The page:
A thicket of costly red tape, opaque administrative processes and arbitrary food-trade rules pose a risk to the lasting food security of the three billion people in the APEC region, a new study commissioned by the APEC Business Advisory Council suggests.
The council commissioned the report, entitled ‘Non-Tariff Barriers in Agriculture and Food Trade in APEC: Business Perspectives on Impacts and Solutions,' from the University of Southern California’s Marshall School of Business. It draws on interviews with over four hundred business people, experts and officials from around the region.
“Food trade is a critical part of the food security equation. It helps to match up supplies of safe, nutritious and affordable food with demand from around the region. But this study shows that non-tariff barriers and other forms of protectionism mean that food trade is more difficult and expensive than it should be,” Raffo added.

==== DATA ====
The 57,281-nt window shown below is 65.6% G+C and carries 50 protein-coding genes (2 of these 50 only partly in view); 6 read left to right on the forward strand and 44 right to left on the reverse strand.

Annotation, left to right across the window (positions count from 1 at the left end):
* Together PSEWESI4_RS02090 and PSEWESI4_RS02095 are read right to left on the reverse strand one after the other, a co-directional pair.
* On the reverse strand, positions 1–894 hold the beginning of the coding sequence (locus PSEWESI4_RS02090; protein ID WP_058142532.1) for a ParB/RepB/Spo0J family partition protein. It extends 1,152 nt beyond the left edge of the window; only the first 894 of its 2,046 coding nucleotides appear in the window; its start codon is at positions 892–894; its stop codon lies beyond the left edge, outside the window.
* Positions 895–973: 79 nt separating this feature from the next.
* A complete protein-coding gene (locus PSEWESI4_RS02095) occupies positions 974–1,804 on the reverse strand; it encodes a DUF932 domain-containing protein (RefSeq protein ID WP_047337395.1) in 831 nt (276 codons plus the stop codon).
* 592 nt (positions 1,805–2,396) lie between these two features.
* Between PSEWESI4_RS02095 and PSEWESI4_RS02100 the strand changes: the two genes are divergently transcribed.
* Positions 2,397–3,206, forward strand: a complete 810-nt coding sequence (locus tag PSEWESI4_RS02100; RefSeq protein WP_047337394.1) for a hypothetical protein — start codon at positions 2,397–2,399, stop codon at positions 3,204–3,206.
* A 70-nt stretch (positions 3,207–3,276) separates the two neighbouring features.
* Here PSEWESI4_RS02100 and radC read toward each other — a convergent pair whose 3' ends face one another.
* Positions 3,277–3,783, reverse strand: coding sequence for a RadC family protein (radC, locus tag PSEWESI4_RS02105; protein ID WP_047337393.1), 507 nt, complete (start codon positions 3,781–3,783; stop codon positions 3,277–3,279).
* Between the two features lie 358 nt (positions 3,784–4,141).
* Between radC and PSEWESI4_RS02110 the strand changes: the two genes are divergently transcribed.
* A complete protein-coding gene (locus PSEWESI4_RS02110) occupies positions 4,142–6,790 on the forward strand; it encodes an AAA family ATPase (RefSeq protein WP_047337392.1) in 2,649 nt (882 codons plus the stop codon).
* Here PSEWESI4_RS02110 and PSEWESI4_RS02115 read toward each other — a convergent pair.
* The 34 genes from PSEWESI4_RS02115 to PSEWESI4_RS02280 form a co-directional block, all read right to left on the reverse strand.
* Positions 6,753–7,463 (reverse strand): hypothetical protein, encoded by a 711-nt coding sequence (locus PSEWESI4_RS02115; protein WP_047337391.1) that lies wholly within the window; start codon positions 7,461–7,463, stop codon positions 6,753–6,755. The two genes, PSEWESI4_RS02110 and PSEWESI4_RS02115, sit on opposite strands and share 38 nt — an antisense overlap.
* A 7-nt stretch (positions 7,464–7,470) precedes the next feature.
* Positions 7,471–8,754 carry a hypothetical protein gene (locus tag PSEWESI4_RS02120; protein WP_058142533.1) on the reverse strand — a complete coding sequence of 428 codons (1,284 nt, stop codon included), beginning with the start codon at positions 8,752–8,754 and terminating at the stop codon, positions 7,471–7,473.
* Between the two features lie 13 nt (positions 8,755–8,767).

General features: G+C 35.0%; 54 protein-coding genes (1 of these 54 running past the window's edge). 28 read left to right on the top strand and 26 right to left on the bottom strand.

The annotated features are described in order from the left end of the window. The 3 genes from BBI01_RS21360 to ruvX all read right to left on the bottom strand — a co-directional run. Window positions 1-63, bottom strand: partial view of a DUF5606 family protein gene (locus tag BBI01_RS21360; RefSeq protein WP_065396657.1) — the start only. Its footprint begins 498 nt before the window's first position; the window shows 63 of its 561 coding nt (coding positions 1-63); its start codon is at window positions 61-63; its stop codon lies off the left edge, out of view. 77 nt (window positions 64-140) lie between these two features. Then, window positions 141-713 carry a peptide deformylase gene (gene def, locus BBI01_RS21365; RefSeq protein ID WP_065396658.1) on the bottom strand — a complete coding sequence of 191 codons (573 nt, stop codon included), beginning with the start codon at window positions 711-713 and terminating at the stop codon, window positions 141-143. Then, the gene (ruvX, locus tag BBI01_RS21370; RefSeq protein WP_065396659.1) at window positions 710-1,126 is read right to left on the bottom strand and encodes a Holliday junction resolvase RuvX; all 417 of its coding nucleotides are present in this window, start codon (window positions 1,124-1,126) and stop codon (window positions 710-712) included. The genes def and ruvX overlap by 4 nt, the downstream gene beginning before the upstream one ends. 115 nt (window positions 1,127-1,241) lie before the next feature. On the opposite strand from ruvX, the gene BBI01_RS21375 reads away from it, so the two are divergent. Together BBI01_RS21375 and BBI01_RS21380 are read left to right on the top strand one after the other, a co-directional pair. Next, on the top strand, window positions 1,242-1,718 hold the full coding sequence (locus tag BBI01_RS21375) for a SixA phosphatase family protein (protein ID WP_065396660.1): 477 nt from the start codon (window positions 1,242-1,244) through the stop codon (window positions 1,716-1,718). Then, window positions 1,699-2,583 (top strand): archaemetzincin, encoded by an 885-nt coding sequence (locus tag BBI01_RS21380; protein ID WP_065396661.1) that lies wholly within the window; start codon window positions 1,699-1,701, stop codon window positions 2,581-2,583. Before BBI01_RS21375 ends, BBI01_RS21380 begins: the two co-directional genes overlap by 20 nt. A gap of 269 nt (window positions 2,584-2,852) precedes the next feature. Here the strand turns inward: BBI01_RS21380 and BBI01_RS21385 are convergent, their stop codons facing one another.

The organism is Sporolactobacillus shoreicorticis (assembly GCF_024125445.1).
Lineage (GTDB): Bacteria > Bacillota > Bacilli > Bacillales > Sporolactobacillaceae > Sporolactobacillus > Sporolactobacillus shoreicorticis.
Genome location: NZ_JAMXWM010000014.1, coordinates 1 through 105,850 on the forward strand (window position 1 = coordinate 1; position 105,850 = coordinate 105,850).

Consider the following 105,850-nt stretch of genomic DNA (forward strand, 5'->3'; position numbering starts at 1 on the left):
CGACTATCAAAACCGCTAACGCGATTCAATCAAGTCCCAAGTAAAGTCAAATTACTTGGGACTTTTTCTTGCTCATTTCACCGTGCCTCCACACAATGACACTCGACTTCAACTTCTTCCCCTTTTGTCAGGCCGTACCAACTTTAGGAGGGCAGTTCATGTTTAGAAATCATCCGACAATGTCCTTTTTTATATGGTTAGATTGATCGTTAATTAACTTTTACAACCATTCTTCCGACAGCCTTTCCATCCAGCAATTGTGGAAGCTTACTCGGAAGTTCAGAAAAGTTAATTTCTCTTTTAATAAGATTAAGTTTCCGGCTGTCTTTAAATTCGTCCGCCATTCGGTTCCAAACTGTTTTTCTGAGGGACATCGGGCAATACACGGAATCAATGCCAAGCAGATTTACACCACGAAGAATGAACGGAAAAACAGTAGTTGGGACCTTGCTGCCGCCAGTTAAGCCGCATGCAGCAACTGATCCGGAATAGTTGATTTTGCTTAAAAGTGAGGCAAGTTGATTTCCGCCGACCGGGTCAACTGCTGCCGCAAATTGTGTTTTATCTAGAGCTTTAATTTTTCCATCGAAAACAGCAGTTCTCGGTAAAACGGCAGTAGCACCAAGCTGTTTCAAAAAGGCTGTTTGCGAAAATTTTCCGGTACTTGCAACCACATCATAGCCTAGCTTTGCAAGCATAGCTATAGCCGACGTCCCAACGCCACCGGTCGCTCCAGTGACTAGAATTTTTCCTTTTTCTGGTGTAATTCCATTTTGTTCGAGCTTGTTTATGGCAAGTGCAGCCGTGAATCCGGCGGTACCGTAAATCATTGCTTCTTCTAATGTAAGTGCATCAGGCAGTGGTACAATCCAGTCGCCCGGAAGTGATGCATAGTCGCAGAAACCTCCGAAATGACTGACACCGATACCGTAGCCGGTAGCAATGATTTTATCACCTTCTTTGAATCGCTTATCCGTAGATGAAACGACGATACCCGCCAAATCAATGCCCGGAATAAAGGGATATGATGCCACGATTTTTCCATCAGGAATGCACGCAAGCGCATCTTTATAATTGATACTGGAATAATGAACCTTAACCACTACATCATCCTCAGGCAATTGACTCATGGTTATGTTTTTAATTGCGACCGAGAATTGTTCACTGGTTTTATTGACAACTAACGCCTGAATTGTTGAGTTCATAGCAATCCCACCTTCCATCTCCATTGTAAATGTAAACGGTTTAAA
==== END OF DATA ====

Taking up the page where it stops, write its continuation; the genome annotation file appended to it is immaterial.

Over half the businesses interviewed considered that the trading environment for food and agriculture products remains highly restrictive.
The report stressed the need for a concerted and sustained effort across many fronts to address non-tariff barriers.
“This study suggests that what’s needed is greater transparency, clearer timeframes and better processes for food trade before, at and behind borders. Measures should be designed to avoid impeding trade. Greater harmonization or mutual recognition of standards for labelling and food safety would help. Digital channels hold a lot of promise, too,” Raffo added.
A copy of the USC Marshall School report can be found at: https://www2.abaconline.org/content/download/22613384
The APEC Business Advisory Council was created by APEC Leaders in 1995 to be the primary voice of business in APEC. Each economy has three members who are appointed by their respective Leaders. They meet four times a year in preparation for the presentation of their recommendations to the Leaders in a dialogue that is a key event in the annual Leaders Meeting.
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